The expressions “the flesh” and “flesh and blood”, both of which were used by Jesus in this discourse, occur often in the New Testament in a non-literal sense. “Flesh and blood hath not revealed it unto thee, but my Father which is in heaven”, Jesus was to say to Peter after his confession (Mt. 16:17). “Immediately I conferred not with flesh and blood... but I went into Arabia”, wrote Paul in reminiscence of his early days in Christ (Gal. 1:16). Here allusion to literal flesh and literal blood is out of question. ‘Human nature’ is what is meant.

Similarly, “the flesh”, by itself, often signifies the weakness and frailty of human nature (cp. 1 Jn. 4:2, 3). Romans 8 is a chapter with lots of clear examples; “Them which are in Christ Jesus, who walk not after the flesh, but after the spirit...they that are after the flesh do mind the things of the flesh...the mind of the flesh is enmity against God...we are debtors, not to the flesh, to live after the flesh...” and so on.

So, when Jesus appropriated these expressions to himself, he was first of all declaring the wonderful truth that, although Son of God, he truly and fully shared fallen human nature with all its innate propensity to evil. In this way he took the curse of Adam’s race upon himself (Heb. 2:14, 18; 4:15).

But yet there was a difference, for in Christ’s human nature — his flesh and blood — sin met its match. His was a flesh and blood where righteousness triumphed. And in his resurrection flesh and blood became transformed into incorruptible divine nature.

Against this background of ideas, the idiom used by the Lord to his wilfully blind critics clearly meant that the only way to life is to forsake ordinary flesh and blood for Christ’s flesh and blood — to let go the nature one is born with in exchange for the new nature which he offers. As Jesus was born of both human and divine parentage, and was called to live a life in which flesh and Spirit were always at odds, so also the new-born disciple of Christ finds himself with a comparable double nature. From the time that he is born again, flesh and spirit contend for the ascendancy.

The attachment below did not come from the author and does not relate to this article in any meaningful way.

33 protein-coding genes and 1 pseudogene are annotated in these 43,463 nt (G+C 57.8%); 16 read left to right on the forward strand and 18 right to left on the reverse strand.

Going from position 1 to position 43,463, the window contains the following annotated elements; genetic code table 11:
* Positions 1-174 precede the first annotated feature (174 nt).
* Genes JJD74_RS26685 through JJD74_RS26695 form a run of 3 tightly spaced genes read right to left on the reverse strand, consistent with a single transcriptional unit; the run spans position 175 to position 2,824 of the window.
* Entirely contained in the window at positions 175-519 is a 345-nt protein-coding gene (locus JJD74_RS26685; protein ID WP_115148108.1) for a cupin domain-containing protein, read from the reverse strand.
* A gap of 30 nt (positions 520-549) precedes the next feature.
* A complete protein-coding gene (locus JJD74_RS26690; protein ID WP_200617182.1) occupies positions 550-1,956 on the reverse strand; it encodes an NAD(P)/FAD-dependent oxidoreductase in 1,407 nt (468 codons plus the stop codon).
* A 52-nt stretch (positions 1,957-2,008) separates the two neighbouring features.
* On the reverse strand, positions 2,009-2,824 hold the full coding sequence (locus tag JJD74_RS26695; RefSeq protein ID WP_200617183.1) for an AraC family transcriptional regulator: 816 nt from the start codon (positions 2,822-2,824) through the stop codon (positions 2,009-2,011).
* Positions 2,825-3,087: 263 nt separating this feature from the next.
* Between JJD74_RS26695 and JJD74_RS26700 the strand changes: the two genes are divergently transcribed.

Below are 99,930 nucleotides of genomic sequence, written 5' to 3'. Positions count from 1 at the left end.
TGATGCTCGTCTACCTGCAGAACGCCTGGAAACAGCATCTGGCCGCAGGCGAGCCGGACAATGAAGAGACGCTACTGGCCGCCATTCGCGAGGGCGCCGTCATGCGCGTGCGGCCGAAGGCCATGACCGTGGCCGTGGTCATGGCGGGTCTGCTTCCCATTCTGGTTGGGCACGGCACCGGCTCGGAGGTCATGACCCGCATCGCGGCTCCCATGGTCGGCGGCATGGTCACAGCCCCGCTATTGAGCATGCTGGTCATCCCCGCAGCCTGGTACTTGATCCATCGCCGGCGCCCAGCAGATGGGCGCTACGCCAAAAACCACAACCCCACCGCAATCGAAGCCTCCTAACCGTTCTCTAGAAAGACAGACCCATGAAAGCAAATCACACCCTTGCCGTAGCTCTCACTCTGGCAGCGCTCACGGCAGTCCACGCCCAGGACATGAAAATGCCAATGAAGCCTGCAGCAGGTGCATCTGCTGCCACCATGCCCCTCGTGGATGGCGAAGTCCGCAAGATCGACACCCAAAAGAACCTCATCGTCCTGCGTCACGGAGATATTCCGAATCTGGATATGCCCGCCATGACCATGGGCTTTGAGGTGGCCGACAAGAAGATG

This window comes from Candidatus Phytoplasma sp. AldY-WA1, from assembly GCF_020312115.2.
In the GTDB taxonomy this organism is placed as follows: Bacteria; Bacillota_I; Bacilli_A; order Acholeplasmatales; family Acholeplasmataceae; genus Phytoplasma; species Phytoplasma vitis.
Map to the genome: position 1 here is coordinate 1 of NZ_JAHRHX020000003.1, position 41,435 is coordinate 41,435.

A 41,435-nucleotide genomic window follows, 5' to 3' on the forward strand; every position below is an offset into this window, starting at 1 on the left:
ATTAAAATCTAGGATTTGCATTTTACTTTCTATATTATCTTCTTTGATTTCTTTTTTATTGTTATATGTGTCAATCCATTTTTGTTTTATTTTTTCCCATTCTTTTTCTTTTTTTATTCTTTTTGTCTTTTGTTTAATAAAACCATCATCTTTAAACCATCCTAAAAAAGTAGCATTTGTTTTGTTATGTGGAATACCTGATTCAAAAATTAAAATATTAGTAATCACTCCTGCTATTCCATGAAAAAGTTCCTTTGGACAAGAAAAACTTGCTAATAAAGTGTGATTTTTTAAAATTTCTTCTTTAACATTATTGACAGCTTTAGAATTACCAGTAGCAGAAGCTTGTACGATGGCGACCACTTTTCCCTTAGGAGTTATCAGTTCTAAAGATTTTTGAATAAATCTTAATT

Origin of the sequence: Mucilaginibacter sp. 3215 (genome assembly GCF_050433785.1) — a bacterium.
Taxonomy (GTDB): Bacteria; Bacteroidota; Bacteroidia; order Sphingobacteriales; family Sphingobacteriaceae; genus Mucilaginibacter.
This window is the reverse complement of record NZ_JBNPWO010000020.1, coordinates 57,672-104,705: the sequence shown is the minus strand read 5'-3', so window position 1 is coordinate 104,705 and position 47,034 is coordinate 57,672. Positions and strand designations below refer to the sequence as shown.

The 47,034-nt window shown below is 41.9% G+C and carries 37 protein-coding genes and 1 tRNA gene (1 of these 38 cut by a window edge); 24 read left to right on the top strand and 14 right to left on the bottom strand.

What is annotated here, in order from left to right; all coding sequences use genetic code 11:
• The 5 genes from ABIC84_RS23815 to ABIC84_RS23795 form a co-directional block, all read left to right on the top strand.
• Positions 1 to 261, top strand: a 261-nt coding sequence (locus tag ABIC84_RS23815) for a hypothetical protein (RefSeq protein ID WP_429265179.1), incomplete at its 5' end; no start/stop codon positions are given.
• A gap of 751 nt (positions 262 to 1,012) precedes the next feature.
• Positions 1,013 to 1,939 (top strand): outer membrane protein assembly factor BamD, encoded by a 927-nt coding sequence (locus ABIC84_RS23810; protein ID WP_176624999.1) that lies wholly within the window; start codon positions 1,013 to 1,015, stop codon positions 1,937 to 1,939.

Then, for a man to “eat Christ’s flesh, and drink his blood” is to assimilate and share the kind of flesh-spirit life which he himself lived (cp. the idiom in Ez. 3:3; Jer. 15:16; Pr. 9:5; Rev. 10:9, 10). That was a life in which the Spirit was victor. This too is a life of similar victory — what Jesus himself called “eternal life”, such as is assured of resurrection at the last day (v. 54).

The True Life

There is no other way to “eternal life” and resurrection. “Except ye eat the flesh of the Son of man, and drink his blood, ye have no life in you” (v. 53). It is not sufficient that Jesus shall have “taught in our streets” (Lk.13:26). It is not sufficient to have eaten the symbol of his flesh countless times and to have drunk the token of his blood. It is not sufficient to belong to the right community — Israel were the Covenant people, but “your fathers did eat manna, and died: it is he (the individual believer) that eateth this bread that shall live for ever” (v. 58).